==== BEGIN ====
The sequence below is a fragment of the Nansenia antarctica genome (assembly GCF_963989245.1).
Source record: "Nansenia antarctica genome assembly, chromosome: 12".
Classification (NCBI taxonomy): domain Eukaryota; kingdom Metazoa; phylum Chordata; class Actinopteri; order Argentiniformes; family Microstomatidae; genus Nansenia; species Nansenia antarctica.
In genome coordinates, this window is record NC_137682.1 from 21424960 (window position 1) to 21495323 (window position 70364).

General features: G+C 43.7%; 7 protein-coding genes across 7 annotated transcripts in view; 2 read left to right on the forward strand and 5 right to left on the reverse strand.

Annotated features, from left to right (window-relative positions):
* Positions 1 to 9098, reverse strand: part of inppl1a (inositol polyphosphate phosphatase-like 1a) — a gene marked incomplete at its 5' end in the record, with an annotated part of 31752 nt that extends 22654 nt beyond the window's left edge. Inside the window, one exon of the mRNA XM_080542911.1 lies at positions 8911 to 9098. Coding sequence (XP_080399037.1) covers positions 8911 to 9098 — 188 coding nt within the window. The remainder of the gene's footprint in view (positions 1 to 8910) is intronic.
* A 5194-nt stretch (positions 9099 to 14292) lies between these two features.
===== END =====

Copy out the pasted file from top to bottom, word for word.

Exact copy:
The sequence below is a fragment of the Nansenia antarctica genome (assembly GCF_963989245.1).
Source record: "Nansenia antarctica genome assembly, chromosome: 12".
Classification (NCBI taxonomy): domain Eukaryota; kingdom Metazoa; phylum Chordata; class Actinopteri; order Argentiniformes; family Microstomatidae; genus Nansenia; species Nansenia antarctica.
In genome coordinates, this window is record NC_137682.1 from 21424960 (window position 1) to 21495323 (window position 70364).

General features: G+C 43.7%; 7 protein-coding genes across 7 annotated transcripts in view; 2 read left to right on the forward strand and 5 right to left on the reverse strand.

Annotated features, from left to right (window-relative positions):
* Positions 1 to 9098, reverse strand: part of inppl1a (inositol polyphosphate phosphatase-like 1a) — a gene marked incomplete at its 5' end in the record, with an annotated part of 31752 nt that extends 22654 nt beyond the window's left edge. Inside the window, one exon of the mRNA XM_080542911.1 lies at positions 8911 to 9098. Coding sequence (XP_080399037.1) covers positions 8911 to 9098 — 188 coding nt within the window. The remainder of the gene's footprint in view (positions 1 to 8910) is intronic.
* A 5194-nt stretch (positions 9099 to 14292) lies between these two features.